Monday, April 21, 2014


When the Red Sox won the World Series last year, it felt like a catharsis for a city (and region) after the horrible events that marred the 2013 Boston Marathon. When we look back on the 2013 World Champions, with their rallying cry of "Boston Strong," they will be inexorably tied to the tragic events of April 15th.

Any Red Sox fan would gladly trade that victory back to have Krystle Campbell, Martin Richard, Lu Lingzi, and Sean Collier back with us... but as that wasn't an option, having an entire team, city, and country rallying together was incredibly moving to behold.

With this year's race underway, the city of Boston is once again showing its strength and resilience. We've seen thousands of tributes to the city over the last week, but none of them can come close to meaning what the simple running of this race means.

The Boston Marathon is the oldest annual marathon in the world, and the most prestigious. People from all over the globe come to measure themselves against history, Heartbreak Hill, and one another. They run for many different motivations, but this year is different - for runners, spectators, and displaced Bostonians the world over.

As Boston Globe writer Chad Finn put it last April, "Boston isn't a city, it's a family." Today, that family will run, cheer, and finally cry tears of joy rather than loss.

Friday, April 11, 2014

Enough about the pine tar

I don't want to hear anything else about the pine tar that was (almost definitely) on Michael Pineda's hand last night. John Farrell wasn't concerned enough to alert the umpires, the umpires didn't see anything worth investigating, and that's good enough for me.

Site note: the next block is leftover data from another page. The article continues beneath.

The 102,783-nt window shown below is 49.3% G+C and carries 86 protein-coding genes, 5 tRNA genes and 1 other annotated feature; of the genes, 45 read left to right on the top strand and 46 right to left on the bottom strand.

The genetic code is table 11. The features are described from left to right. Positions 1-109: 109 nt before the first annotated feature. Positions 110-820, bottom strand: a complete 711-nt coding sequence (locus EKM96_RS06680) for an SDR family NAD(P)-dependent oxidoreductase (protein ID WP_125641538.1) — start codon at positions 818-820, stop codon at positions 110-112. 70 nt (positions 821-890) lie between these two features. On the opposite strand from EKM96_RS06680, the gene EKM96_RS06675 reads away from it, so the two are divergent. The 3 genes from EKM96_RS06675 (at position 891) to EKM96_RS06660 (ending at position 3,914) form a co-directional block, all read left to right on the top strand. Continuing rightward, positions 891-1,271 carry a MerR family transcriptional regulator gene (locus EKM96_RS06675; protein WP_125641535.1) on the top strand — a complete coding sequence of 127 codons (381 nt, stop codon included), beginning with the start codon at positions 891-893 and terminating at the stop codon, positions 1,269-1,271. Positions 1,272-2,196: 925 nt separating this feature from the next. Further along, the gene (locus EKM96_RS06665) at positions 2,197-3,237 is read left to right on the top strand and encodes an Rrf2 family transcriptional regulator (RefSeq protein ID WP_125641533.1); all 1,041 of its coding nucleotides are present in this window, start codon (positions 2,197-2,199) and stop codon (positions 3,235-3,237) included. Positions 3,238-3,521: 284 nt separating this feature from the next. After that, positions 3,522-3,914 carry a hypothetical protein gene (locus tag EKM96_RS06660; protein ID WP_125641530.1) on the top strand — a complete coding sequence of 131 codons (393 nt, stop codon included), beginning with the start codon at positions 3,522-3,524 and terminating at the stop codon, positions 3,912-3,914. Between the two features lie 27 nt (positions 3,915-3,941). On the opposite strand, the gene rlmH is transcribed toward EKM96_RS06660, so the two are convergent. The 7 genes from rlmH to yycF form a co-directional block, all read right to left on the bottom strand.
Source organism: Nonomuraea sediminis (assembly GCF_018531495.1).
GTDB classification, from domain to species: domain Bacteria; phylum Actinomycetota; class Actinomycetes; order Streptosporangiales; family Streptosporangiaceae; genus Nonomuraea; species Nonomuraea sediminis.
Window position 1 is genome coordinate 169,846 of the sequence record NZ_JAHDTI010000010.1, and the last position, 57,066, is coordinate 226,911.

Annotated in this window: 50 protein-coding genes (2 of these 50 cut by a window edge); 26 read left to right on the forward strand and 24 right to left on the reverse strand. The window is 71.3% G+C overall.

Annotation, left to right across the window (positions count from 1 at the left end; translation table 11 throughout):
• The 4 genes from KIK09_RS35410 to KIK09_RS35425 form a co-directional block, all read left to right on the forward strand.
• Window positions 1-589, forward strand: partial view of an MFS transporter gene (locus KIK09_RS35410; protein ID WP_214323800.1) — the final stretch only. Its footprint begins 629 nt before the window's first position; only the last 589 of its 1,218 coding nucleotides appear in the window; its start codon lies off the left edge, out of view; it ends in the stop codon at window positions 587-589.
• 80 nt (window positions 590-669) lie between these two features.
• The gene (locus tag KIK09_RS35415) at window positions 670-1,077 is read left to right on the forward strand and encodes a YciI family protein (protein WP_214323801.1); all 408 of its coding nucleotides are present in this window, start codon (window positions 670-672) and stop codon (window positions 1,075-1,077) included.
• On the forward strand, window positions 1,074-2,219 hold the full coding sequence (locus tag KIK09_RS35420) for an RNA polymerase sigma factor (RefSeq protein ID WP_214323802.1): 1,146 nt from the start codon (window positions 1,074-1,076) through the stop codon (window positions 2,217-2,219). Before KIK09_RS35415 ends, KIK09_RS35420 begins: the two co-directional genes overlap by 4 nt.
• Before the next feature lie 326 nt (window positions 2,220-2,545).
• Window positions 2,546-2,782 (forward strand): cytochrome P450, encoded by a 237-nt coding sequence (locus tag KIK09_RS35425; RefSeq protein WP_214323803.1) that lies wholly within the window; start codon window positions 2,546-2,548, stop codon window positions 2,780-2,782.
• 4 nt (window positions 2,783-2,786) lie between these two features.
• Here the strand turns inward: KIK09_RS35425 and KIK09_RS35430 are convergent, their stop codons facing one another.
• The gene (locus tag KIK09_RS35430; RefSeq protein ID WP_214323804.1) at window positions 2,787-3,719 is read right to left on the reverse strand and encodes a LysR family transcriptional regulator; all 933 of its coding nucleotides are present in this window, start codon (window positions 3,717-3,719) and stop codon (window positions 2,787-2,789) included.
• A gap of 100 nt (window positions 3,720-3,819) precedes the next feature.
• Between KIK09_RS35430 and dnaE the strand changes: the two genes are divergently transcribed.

Pine tar didn't give up four runs to the Yankees last night. Pine tar didn't stop the Red Sox from hitting once Pineda had left the game. Could the pine tar have helped Pineda's grip, and thus his location? Probably. Is using a foreign substance against the rules? Yes. But let's not pretend Pineda is the only guy who does it.

Our very own Clay Buchholz withstood a media firestorm of his own last year when he dominated with some alleged help from Bullfrog sunscreen. Most managers are loathe to alert the umpires when an opposing pitcher is using some sort of topical assistance, because they know it's likely their guys are doing something similar - and as a former pitching coach, John Farrell has to know the hands of his staff are probably sticky, too.

Pineda's use of pine tar seemed to be particularly blatant - NESN analyst and former Red Sox pitcher Dennis Eckersley called it "outrageous." But everyone seems to agree that the substance on Pineda's throwing hand was gone after the fourth inning - and he didn't start falling apart until the seventh, when he was coming up on 100 pitches.

So maybe the pine tar (or whatever it was) helped Pineda when it was on his hand - but it wasn't the reason the Red Sox lost the game.

Wednesday, April 9, 2014

Jackie Bradley Jr. Making His Case

In a stunning reversal of last year's dynamics, Jackie Bradley Jr. is having an excellent start to the season after a somewhat disappointing spring training. Ironically, Bradley wasn't even supposed to be on the Opening Day roster, but Shane Victorino tweaked his hamstring and got the flu, so here we are.

In seven games, Bradley has eight hits (including two doubles), with five RBIs - and he's come up with some key defensive plays in that time, too.

No word yet on Victorino's expected return, but if Bradley keeps up the good work, there will be some tough decisions ahead. It's pretty clear that Bradley's making his case to stay, and with Grady Sizemore embarking on a redemption tour of his own, the outfield could be pretty crowded with the return of the Flyin' Hawaiian.

It's a nice problem to have - I'd certainly rather worry where to put all the productive outfielders, rather than panicking over where to find some offensive power.